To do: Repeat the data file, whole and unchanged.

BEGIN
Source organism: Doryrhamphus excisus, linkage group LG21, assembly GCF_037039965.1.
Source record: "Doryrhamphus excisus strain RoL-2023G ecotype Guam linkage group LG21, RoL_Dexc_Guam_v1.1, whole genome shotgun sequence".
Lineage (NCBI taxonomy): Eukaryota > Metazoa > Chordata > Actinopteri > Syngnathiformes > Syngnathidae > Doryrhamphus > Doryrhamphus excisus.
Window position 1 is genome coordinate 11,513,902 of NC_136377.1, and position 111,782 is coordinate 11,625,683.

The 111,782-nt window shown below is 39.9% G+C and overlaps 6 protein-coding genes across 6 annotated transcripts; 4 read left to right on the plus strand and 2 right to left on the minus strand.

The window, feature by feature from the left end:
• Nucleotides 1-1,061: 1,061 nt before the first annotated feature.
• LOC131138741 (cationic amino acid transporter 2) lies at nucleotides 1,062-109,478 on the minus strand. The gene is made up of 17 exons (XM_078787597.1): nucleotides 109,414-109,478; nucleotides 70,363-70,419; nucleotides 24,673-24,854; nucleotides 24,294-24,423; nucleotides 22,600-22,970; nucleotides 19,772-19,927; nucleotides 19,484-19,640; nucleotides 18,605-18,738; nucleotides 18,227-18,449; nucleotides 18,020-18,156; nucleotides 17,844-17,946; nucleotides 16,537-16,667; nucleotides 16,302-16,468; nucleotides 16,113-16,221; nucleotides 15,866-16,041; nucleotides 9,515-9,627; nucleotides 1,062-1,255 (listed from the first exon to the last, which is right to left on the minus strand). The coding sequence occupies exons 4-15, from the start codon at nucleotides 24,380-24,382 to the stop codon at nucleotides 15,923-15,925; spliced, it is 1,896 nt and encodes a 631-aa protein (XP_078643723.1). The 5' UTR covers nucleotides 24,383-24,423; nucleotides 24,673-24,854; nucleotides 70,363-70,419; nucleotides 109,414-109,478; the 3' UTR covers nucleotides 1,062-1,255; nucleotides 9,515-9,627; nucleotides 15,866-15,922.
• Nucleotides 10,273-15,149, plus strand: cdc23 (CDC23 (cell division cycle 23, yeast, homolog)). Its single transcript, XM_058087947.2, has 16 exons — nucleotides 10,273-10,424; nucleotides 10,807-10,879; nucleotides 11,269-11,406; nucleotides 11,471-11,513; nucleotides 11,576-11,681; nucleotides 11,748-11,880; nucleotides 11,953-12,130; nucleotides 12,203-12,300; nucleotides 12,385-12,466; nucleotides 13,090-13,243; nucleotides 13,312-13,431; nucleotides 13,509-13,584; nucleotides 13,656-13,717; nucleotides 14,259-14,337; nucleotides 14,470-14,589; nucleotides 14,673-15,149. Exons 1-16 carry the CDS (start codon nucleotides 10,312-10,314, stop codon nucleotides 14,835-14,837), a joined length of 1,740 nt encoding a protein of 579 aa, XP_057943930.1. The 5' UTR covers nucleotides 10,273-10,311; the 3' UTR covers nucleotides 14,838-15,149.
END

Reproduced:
Source organism: Doryrhamphus excisus, linkage group LG21, assembly GCF_037039965.1.
Source record: "Doryrhamphus excisus strain RoL-2023G ecotype Guam linkage group LG21, RoL_Dexc_Guam_v1.1, whole genome shotgun sequence".
Lineage (NCBI taxonomy): Eukaryota > Metazoa > Chordata > Actinopteri > Syngnathiformes > Syngnathidae > Doryrhamphus > Doryrhamphus excisus.
Window position 1 is genome coordinate 11,513,902 of NC_136377.1, and position 111,782 is coordinate 11,625,683.

The 111,782-nt window shown below is 39.9% G+C and overlaps 6 protein-coding genes across 6 annotated transcripts; 4 read left to right on the plus strand and 2 right to left on the minus strand.

The window, feature by feature from the left end:
• Nucleotides 1-1,061: 1,061 nt before the first annotated feature.
• LOC131138741 (cationic amino acid transporter 2) lies at nucleotides 1,062-109,478 on the minus strand. The gene is made up of 17 exons (XM_078787597.1): nucleotides 109,414-109,478; nucleotides 70,363-70,419; nucleotides 24,673-24,854; nucleotides 24,294-24,423; nucleotides 22,600-22,970; nucleotides 19,772-19,927; nucleotides 19,484-19,640; nucleotides 18,605-18,738; nucleotides 18,227-18,449; nucleotides 18,020-18,156; nucleotides 17,844-17,946; nucleotides 16,537-16,667; nucleotides 16,302-16,468; nucleotides 16,113-16,221; nucleotides 15,866-16,041; nucleotides 9,515-9,627; nucleotides 1,062-1,255 (listed from the first exon to the last, which is right to left on the minus strand). The coding sequence occupies exons 4-15, from the start codon at nucleotides 24,380-24,382 to the stop codon at nucleotides 15,923-15,925; spliced, it is 1,896 nt and encodes a 631-aa protein (XP_078643723.1). The 5' UTR covers nucleotides 24,383-24,423; nucleotides 24,673-24,854; nucleotides 70,363-70,419; nucleotides 109,414-109,478; the 3' UTR covers nucleotides 1,062-1,255; nucleotides 9,515-9,627; nucleotides 15,866-15,922.
• Nucleotides 10,273-15,149, plus strand: cdc23 (CDC23 (cell division cycle 23, yeast, homolog)). Its single transcript, XM_058087947.2, has 16 exons — nucleotides 10,273-10,424; nucleotides 10,807-10,879; nucleotides 11,269-11,406; nucleotides 11,471-11,513; nucleotides 11,576-11,681; nucleotides 11,748-11,880; nucleotides 11,953-12,130; nucleotides 12,203-12,300; nucleotides 12,385-12,466; nucleotides 13,090-13,243; nucleotides 13,312-13,431; nucleotides 13,509-13,584; nucleotides 13,656-13,717; nucleotides 14,259-14,337; nucleotides 14,470-14,589; nucleotides 14,673-15,149. Exons 1-16 carry the CDS (start codon nucleotides 10,312-10,314, stop codon nucleotides 14,835-14,837), a joined length of 1,740 nt encoding a protein of 579 aa, XP_057943930.1. The 5' UTR covers nucleotides 10,273-10,311; the 3' UTR covers nucleotides 14,838-15,149.